The two previous full-length albums by Nobukazu Takemura available in the United States were his playful Child's View album Funfair and the much more abstract Scope, released under his own name. In many ways, Hoshi No Koe splits the difference between those two records. That this album can contain the full range of Takemura's musical vision is partly a testament to its extreme length. At nearly 78 minutes, Hoshi No Koe has room for both the extended experiments in microscopic sound manipulation of "Trampoline," which echoes the density of Scope's "Taw," and the gleeful, vocodered pop of "Sign," easily the most traditional song Takemura has done yet. Fortunately, through smart pacing, Takemura managed to create a work that feels something like a coherent album. Of some help are the delicate and melodious music-box style organ pieces that lend thematic unity. The album opens with the gentle "One Day," which is very reminiscent of the meditative work of sometime collaborator Aki Tsuyuko. "Stairs in Stars" is as lovely on the surface as a classic carousel song, and is creepy and dark a layer beneath. The 12-minute "Anemometer" is a fascinating track that explores minimalist ideas of repetition using keyboard patterns, a clarinet, and erratic electronic percussion. "A Chrysalis" evolves over its 16-minute length from seemingly random bells and whines into a dense and lovely drone, and is perhaps the most successful of Takemura's sound experiments. Hoshi No Koe is certainly erratic and unwieldy, but it's packed with breathtaking moments that reward careful listening.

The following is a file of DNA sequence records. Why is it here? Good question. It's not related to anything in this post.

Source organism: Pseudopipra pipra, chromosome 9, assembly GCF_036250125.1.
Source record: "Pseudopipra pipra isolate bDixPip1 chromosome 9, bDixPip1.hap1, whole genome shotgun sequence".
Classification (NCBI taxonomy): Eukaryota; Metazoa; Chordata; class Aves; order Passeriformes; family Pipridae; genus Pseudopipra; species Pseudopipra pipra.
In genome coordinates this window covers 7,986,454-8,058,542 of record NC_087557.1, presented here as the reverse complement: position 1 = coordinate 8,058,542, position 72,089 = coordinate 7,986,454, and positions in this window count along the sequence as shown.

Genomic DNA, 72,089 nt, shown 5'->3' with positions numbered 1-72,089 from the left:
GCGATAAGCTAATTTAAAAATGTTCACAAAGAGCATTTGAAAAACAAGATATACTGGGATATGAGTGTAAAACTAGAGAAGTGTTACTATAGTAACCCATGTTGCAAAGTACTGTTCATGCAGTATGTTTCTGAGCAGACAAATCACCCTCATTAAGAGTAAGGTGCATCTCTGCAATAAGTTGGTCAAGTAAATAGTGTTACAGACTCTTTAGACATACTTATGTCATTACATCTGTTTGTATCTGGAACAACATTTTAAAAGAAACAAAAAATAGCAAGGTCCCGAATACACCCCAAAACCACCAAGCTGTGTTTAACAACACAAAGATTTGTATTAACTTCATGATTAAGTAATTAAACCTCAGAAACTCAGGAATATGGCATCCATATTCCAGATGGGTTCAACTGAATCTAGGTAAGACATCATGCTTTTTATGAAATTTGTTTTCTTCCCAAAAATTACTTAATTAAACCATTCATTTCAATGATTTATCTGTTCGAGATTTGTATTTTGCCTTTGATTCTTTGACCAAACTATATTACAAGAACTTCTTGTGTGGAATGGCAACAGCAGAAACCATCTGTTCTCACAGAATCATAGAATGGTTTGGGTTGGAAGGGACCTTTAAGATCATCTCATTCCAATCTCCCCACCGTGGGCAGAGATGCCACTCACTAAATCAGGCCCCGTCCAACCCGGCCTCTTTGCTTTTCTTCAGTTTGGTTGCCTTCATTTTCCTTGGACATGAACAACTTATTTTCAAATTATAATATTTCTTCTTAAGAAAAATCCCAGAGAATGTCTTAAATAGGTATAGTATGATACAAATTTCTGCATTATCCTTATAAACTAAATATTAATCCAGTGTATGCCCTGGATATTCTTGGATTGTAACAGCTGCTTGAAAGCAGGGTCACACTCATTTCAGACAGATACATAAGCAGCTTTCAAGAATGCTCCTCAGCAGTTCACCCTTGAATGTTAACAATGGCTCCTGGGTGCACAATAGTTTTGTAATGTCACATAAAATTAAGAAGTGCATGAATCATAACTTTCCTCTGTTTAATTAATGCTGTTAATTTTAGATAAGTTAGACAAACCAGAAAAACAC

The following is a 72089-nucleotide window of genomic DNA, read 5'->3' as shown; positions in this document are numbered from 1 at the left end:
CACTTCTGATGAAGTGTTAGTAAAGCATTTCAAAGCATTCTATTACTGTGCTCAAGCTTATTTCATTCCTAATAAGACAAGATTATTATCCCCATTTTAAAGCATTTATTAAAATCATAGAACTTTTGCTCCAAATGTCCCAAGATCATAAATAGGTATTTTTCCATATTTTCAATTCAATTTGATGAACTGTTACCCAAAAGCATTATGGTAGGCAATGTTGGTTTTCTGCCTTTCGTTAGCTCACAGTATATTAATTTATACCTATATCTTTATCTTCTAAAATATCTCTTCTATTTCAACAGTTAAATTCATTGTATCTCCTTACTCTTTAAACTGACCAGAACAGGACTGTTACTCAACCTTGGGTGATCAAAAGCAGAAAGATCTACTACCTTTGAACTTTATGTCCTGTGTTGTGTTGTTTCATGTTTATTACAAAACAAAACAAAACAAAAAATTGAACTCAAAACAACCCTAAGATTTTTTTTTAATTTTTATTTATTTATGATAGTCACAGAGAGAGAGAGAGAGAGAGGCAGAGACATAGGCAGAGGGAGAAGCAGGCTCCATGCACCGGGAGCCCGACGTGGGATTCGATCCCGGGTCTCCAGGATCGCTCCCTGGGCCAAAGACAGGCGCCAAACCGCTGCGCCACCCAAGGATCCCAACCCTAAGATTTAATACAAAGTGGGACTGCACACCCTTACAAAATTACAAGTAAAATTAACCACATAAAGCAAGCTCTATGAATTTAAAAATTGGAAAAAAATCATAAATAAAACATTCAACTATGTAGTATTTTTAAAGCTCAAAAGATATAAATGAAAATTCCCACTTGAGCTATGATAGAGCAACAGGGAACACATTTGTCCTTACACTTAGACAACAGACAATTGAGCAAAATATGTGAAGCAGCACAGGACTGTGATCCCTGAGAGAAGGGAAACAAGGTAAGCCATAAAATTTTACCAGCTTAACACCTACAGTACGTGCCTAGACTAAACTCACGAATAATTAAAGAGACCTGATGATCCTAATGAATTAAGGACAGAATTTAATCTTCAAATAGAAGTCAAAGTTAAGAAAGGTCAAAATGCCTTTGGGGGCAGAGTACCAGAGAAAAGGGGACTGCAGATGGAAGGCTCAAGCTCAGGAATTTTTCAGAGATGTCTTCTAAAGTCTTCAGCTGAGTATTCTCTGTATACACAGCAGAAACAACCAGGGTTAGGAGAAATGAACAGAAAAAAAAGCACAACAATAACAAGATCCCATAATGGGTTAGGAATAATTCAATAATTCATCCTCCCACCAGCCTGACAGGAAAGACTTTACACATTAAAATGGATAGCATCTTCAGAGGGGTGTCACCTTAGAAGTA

AllMusic Review by Mark Richardson